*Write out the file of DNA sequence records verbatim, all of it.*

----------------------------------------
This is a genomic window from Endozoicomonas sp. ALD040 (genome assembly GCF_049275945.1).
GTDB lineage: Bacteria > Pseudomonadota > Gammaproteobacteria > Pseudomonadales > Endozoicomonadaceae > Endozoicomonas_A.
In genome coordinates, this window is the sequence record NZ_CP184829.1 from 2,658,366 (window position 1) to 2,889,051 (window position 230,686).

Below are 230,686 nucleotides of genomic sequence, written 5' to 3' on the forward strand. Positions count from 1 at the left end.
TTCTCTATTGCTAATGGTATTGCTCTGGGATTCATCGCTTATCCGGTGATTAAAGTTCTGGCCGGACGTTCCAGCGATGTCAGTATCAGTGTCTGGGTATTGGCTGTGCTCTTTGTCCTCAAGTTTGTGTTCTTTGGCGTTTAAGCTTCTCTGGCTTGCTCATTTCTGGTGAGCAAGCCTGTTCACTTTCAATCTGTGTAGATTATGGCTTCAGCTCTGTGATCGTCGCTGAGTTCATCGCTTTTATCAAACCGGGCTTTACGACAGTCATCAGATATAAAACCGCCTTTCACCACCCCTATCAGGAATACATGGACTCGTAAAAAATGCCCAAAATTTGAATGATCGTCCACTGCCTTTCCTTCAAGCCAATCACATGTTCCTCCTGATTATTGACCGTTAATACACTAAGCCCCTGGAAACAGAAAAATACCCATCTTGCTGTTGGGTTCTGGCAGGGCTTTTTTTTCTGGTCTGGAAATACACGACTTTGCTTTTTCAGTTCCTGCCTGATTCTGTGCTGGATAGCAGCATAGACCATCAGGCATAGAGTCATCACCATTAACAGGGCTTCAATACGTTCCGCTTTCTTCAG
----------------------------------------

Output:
This is a genomic window from Endozoicomonas sp. ALD040 (genome assembly GCF_049275945.1).
GTDB lineage: Bacteria > Pseudomonadota > Gammaproteobacteria > Pseudomonadales > Endozoicomonadaceae > Endozoicomonas_A.
In genome coordinates, this window is the sequence record NZ_CP184829.1 from 2,658,366 (window position 1) to 2,889,051 (window position 230,686).

Below are 230,686 nucleotides of genomic sequence, written 5' to 3' on the forward strand. Positions count from 1 at the left end.
TTCTCTATTGCTAATGGTATTGCTCTGGGATTCATCGCTTATCCGGTGATTAAAGTTCTGGCCGGACGTTCCAGCGATGTCAGTATCAGTGTCTGGGTATTGGCTGTGCTCTTTGTCCTCAAGTTTGTGTTCTTTGGCGTTTAAGCTTCTCTGGCTTGCTCATTTCTGGTGAGCAAGCCTGTTCACTTTCAATCTGTGTAGATTATGGCTTCAGCTCTGTGATCGTCGCTGAGTTCATCGCTTTTATCAAACCGGGCTTTACGACAGTCATCAGATATAAAACCGCCTTTCACCACCCCTATCAGGAATACATGGACTCGTAAAAAATGCCCAAAATTTGAATGATCGTCCACTGCCTTTCCTTCAAGCCAATCACATGTTCCTCCTGATTATTGACCGTTAATACACTAAGCCCCTGGAAACAGAAAAATACCCATCTTGCTGTTGGGTTCTGGCAGGGCTTTTTTTTCTGGTCTGGAAATACACGACTTTGCTTTTTCAGTTCCTGCCTGATTCTGTGCTGGATAGCAGCATAGACCATCAGGCATAGAGTCATCACCATTAACAGGGCTTCAATACGTTCCGCTTTCTTCAG